## Relationship between Flow Rate and Radius

hml12@duke.edu
Posts: 1
Joined: Tue Jun 11, 2019 4:07 pm

### Relationship between Flow Rate and Radius

Hello,

I am a little confused about the relationship between flow rate of fluids and the radius (and thus cross sectional area) if anyone has a better grasp on the topic. According to poiseuille's law, it seems as though flow rate is directly proportional to radius so that fluids flow faster in wider cross-sectional areas; however doesn't the conservation law state that fluids in smaller cross sectional areas will have a greater velocity (i.e. capillary example)? These two laws seem contradictory and I cannot seem to figure out why.

NS_Tutor_Mathias
Posts: 257
Joined: Sat Mar 30, 2019 8:39 pm

### Re: Relationship between Flow Rate and Radius

Conservation holds in closed systems. But not all systems are closed.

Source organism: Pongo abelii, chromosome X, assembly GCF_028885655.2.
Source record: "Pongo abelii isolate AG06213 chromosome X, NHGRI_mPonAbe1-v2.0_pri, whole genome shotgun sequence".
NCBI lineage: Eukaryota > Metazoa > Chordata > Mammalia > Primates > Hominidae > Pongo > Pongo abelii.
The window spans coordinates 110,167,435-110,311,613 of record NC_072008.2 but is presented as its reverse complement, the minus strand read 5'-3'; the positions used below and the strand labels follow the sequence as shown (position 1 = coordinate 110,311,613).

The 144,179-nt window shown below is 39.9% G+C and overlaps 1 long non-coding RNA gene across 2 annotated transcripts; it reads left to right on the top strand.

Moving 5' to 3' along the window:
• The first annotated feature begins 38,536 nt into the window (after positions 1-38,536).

According to Poiseuille's law, flow rate is exponentially proportional to how big your pipe is (radius), directly proportional to how hard you're sending stuff through (pressure), but inversely proportional to how goopy your liquid is (viscosity, greek letter Eta) and how long your pipe is (uh... length, l). This makes intuitive sense.

However, to send more stuff through, you must have more stuff - it follows that Poiseuille's law describes an open system, where more fluid is available. In a self-contained system like circulation, that would not normally be true (we can of course pump things into or out of people with devices).

In closed systems however, conservation is logically required: If I have less space to move fluid through, it must move faster - because Newtonian fluids are by definition non-compressible. Therefore the smaller a vessel becomes in this kind of scenario, the faster fluid would flow. To tie this back to physiological scenarios, keep in mind that the sum total diameter of smaller vessels is often much larger than that of the greater vessels though - so fluid is still moving more slowly through these than the great vessels.